Richard except, those whom we fight against
 Had rather have us win than him they follow.
 For what is he they follow? Truly, gentlemen,
260 A bloody tyrant and a homicide;
 One raised in blood, and one in blood established;
 One that made means to come by what he hath,
 And slaughtered those that were the means to help
265 A base foul stone, made precious by the foil
 Of England’s chair, where he is falsely set;
 One that hath ever been God’s enemy.
 Then if you fight against God’s enemy,
 God will, in justice, ward you as his soldiers.
270 If you do sweat to put a tyrant down,
 You sleep in peace, the tyrant being slain.
 If you do fight against your country’s foes,
 Your country’s fat shall pay your pains the hire.
 If you do fight in safeguard of your wives,
275 Your wives shall welcome home the conquerors.

Richard III
ACT 5. SC. 3

 If you do free your children from the sword,
 Your children’s children quits it in your age.
 Then, in the name of God and all these rights,
 Advance your standards; draw your willing swords.
280 For me, the ransom of my bold attempt
 Shall be this cold corpse on the Earth’s cold face,
 But if I thrive, the gain of my attempt
 The least of you shall share his part thereof.
 Sound drums and trumpets boldly and cheerfully.
285 God, and Saint George, Richmond, and victory!
They exit.

Enter King Richard, Ratcliffe, and Soldiers.

 What said Northumberland as touching Richmond?
 That he was never trainèd up in arms.
 He said the truth. And what said Surrey then?
 He smiled and said “The better for our purpose.”
290 He was in the right, and so indeed it is.
The clock striketh.
 Tell the clock there. Give me a calendar.
He looks in an almanac.
 Who saw the sun today?
RATCLIFFE  Not I, my lord.
 Then he disdains to shine, for by the book
295 He should have braved the east an hour ago.
 A black day will it be to somebody.
 My lord.
RICHARD  The sun will [not] be seen today.

Richard III
ACT 5. SC. 3

300 The sky doth frown and lour upon our army.
 I would these dewy tears were from the ground.
 Not shine today? Why, what is that to me
 More than to Richmond, for the selfsame heaven
 That frowns on me looks sadly upon him.

Enter Norfolk.

305 Arm, arm, my lord. The foe vaunts in the field.
 Come, bustle, bustle. Caparison my horse.—
 Call up Lord Stanley; bid him bring his power.—
 I will lead forth my soldiers to the plain,
 And thus my battle shall be orderèd:
310 My foreward shall be drawn out all in length,
 Consisting equally of horse and foot;
 Our archers shall be placèd in the midst.
 John Duke of Norfolk, Thomas Earl of Surrey,
 Shall have the leading of this foot and horse.
315 They thus directed, we will follow
 In the main battle, whose puissance on either side
 Shall be well wingèd with our chiefest horse.
 This, and Saint George to [boot]!—What think’st
 thou, Norfolk?
320 A good direction, warlike sovereign.
He sheweth him a paper.
 This found I on my tent this morning.
RICHARD reads 
 Jockey of Norfolk, be not so bold.
 For Dickon thy master is bought and sold.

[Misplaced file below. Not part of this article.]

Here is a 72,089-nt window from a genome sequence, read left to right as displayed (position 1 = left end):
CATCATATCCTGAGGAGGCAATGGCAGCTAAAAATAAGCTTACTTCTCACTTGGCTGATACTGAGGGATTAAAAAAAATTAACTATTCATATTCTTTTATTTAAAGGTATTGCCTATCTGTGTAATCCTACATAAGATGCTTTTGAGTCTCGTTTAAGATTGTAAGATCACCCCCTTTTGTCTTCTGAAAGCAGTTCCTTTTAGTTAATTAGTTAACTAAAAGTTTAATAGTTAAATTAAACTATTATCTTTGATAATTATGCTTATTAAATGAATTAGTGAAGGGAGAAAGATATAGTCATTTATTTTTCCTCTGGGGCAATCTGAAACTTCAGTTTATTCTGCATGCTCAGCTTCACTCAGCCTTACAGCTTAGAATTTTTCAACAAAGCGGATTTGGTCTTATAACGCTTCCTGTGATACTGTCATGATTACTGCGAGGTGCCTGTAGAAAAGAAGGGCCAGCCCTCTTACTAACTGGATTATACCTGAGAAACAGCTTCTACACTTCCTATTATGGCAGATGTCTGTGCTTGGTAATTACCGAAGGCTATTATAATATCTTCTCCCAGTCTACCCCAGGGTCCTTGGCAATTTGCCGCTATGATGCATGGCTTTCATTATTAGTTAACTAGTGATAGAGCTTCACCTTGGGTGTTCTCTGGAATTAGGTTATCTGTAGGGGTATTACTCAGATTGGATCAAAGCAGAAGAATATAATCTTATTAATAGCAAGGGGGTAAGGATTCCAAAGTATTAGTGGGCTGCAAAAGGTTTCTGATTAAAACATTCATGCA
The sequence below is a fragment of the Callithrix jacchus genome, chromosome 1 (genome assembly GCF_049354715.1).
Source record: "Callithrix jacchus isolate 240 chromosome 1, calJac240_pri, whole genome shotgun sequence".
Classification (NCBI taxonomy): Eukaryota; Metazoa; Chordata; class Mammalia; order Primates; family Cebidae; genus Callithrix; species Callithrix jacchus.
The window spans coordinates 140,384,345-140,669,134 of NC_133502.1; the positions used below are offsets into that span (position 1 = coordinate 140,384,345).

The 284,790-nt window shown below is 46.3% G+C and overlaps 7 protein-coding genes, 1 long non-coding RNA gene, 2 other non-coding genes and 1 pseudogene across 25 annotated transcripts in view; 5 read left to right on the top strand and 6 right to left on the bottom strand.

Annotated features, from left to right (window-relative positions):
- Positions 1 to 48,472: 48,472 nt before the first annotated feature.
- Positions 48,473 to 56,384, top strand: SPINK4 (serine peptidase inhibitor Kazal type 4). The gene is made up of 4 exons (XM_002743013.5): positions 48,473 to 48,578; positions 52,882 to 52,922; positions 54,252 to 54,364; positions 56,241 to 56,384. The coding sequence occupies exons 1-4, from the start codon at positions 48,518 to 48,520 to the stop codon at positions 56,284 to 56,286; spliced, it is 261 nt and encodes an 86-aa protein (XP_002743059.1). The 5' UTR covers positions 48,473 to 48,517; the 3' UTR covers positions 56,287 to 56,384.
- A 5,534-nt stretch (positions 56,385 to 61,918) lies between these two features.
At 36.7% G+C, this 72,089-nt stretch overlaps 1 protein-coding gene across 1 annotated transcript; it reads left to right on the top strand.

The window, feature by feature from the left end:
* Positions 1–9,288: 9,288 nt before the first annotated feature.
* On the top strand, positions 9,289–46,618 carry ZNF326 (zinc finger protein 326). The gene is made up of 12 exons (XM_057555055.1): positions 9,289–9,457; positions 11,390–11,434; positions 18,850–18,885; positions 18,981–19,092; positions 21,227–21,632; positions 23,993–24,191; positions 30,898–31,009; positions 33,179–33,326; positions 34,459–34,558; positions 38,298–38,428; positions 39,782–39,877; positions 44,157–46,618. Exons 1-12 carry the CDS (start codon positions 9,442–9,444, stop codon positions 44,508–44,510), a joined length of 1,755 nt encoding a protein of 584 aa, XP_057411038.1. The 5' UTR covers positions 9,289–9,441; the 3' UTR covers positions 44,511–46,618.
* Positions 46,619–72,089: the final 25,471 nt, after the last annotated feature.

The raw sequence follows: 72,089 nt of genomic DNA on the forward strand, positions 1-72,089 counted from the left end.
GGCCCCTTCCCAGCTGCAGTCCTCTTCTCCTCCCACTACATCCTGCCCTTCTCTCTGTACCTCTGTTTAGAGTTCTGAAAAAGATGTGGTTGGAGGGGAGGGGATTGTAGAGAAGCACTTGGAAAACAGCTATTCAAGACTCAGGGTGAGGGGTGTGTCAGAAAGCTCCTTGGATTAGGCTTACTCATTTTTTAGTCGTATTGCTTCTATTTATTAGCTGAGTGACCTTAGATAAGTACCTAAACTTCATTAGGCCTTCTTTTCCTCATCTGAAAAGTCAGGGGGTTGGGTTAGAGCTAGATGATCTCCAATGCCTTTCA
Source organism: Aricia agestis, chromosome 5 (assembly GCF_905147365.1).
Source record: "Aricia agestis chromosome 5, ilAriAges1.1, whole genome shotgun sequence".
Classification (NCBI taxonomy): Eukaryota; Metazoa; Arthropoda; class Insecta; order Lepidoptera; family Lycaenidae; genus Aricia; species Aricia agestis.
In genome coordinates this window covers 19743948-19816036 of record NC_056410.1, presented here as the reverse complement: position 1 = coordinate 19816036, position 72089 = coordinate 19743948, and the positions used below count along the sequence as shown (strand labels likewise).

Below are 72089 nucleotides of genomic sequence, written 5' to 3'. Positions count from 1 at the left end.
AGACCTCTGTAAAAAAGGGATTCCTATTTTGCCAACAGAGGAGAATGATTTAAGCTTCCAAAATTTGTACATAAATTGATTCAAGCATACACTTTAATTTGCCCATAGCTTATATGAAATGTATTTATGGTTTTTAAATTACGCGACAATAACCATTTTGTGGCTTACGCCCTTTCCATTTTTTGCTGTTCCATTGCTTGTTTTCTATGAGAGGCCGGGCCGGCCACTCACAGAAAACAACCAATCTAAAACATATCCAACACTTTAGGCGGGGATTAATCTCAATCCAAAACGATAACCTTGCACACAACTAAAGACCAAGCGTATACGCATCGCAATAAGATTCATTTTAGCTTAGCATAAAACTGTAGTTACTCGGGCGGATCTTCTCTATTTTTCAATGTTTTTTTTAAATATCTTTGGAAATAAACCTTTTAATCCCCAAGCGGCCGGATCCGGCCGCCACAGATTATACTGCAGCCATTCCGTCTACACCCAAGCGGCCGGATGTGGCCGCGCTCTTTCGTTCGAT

A thing devisèd by the enemy.—
325 Go, gentlemen, every man unto his charge.
 Let not our babbling dreams affright our souls.
 Conscience is but a word that cowards use,
 Devised at first to keep the strong in awe.

Richard III
ACT 5. SC. 3

 Our strong arms be our conscience, swords our law.
330 March on. Join bravely. Let us to it pell mell,
 If not to heaven, then hand in hand to hell.

His oration to his army.

 What shall I say more than I have inferred?
 Remember whom you are to cope withal,
 A sort of vagabonds, rascals, and runaways,
335 A scum of Bretons and base lackey peasants,
 Whom their o’ercloyèd country vomits forth
 To desperate adventures and assured destruction.
 You sleeping safe, they bring to you unrest;
 You having lands and blessed with beauteous wives,
340 They would restrain the one, distain the other.
 And who doth lead them but a paltry fellow,
 Long kept in Brittany at our mother’s cost,
 A milksop, one that never in his life
 Felt so much cold as overshoes in snow?
345 Let’s whip these stragglers o’er the seas again,
 Lash hence these overweening rags of France,
 These famished beggars weary of their lives,
 Who, but for dreaming on this fond exploit,
 For want of means, poor rats, had hanged
350 themselves.
 If we be conquered, let men conquer us,
 And not these bastard Bretons, whom our fathers
 Have in their own land beaten, bobbed, and
355 And in record left them the heirs of shame.
 Shall these enjoy our lands, lie with our wives,
 Ravish our daughters?[Drum afar off.]
 Hark, I hear their drum.
 Fight, gentlemen of England.—Fight, bold
360 yeomen.—
 Draw, archers; draw your arrows to the head.—

Richard III
ACT 5. SC. 4

 Spur your proud horses hard, and ride in blood.
 Amaze the welkin with your broken staves.—

[Enter a Messenger.]

 What says Lord Stanley? Will he bring his power?
MESSENGER 365My lord, he doth deny to come.
RICHARD Off with his son George’s head!
 My lord, the enemy is past the marsh.
 After the battle let George Stanley die.
 A thousand hearts are great within my bosom.
370 Advance our standards. Set upon our foes.
 Our ancient word of courage, fair Saint George,
 Inspire us with the spleen of fiery dragons.
 Upon them! Victory sits on our helms.
They exit.